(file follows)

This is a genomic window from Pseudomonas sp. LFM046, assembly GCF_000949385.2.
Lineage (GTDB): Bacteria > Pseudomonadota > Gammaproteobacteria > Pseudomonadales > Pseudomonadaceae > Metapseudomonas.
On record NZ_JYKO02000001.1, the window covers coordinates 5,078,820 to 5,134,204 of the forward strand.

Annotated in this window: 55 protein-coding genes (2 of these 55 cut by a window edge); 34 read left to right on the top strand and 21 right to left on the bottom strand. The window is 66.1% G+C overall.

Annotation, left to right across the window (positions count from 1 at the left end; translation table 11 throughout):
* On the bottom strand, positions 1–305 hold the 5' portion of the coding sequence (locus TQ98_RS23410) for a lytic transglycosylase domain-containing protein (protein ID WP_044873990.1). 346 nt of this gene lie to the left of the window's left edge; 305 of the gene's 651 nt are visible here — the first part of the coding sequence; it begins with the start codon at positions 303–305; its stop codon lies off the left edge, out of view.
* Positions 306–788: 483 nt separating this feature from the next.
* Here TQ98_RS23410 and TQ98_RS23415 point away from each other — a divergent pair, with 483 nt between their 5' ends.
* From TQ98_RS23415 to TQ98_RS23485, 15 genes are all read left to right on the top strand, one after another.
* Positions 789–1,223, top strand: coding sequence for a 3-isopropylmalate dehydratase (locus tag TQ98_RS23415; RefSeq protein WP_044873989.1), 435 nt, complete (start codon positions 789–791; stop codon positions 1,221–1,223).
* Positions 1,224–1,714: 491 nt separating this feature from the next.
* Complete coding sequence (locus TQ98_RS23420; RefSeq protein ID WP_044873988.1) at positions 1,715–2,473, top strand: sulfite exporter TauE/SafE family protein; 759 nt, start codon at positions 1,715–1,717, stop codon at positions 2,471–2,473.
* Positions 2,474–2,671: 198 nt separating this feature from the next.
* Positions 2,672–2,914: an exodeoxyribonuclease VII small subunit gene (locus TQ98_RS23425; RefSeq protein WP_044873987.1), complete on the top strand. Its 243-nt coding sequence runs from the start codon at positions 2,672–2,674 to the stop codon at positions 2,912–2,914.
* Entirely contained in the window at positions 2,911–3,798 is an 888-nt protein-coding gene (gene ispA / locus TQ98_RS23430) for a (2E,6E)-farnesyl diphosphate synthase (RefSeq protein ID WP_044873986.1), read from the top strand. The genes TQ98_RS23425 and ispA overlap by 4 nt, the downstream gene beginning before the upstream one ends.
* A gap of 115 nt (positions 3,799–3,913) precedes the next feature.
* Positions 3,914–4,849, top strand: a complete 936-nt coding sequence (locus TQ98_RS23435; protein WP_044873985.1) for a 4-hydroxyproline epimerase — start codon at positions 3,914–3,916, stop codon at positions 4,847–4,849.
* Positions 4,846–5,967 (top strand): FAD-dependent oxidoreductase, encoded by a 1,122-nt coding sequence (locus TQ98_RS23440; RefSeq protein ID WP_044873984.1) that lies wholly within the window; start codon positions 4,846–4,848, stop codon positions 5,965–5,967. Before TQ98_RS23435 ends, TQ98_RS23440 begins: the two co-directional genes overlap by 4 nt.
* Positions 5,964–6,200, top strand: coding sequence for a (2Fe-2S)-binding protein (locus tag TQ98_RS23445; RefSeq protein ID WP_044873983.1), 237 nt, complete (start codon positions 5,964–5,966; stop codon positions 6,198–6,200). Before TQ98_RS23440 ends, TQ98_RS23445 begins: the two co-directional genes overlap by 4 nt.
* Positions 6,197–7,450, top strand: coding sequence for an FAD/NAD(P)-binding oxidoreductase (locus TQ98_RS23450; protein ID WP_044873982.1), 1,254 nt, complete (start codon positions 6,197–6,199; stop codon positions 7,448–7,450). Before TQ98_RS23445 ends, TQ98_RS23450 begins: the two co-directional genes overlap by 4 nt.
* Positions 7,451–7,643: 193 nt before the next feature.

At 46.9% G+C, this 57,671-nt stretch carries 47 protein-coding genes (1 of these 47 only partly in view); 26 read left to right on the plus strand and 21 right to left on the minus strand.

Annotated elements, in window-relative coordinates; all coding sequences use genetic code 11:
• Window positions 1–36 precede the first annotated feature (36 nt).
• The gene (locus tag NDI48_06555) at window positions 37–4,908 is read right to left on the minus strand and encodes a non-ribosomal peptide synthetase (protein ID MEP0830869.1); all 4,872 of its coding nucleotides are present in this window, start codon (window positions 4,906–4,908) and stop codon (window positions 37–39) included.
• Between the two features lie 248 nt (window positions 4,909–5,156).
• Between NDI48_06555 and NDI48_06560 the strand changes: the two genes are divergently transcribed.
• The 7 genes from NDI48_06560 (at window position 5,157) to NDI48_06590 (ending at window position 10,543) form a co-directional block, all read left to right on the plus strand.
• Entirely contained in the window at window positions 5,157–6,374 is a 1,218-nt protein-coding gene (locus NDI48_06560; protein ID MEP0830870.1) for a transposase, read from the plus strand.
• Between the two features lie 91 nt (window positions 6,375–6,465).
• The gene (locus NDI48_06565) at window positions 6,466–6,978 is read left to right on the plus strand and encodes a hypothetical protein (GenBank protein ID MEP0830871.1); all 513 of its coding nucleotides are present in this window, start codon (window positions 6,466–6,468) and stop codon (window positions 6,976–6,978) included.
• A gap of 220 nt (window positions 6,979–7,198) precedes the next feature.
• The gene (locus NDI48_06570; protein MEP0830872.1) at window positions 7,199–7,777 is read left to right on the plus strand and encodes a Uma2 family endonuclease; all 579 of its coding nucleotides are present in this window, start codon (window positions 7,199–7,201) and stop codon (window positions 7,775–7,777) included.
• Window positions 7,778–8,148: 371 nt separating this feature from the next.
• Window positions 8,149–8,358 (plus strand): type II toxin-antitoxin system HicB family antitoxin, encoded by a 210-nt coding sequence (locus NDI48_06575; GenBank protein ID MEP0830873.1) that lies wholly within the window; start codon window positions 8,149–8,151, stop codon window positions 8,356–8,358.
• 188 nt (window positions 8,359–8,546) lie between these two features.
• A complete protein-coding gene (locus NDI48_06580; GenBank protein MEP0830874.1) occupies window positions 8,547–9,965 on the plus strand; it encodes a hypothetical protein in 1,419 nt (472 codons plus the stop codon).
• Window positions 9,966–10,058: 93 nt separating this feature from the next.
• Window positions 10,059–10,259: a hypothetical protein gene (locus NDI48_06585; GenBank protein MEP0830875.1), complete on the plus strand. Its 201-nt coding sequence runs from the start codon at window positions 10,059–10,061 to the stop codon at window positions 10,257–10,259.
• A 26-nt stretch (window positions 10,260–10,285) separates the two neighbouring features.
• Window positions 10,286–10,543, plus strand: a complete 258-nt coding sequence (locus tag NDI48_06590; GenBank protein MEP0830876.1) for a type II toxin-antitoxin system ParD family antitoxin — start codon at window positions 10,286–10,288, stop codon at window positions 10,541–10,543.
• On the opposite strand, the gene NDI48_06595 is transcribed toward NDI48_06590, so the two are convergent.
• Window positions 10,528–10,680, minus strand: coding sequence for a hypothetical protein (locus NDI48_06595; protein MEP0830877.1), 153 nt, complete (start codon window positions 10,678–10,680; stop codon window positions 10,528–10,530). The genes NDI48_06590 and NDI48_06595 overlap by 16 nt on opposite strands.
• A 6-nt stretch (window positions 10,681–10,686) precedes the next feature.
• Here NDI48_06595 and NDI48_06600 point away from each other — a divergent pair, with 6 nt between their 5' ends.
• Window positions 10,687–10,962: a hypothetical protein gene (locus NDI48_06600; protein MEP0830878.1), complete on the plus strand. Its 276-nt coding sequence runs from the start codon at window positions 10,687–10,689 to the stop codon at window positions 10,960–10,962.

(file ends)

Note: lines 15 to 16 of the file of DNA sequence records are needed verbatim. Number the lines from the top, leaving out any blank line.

* Entirely contained in the window at positions 2,911–3,798 is an 888-nt protein-coding gene (gene ispA / locus TQ98_RS23430) for a (2E,6E)-farnesyl diphosphate synthase (RefSeq protein ID WP_044873986.1), read from the top strand. The genes TQ98_RS23425 and ispA overlap by 4 nt, the downstream gene beginning before the upstream one ends.
* A gap of 115 nt (positions 3,799–3,913) precedes the next feature.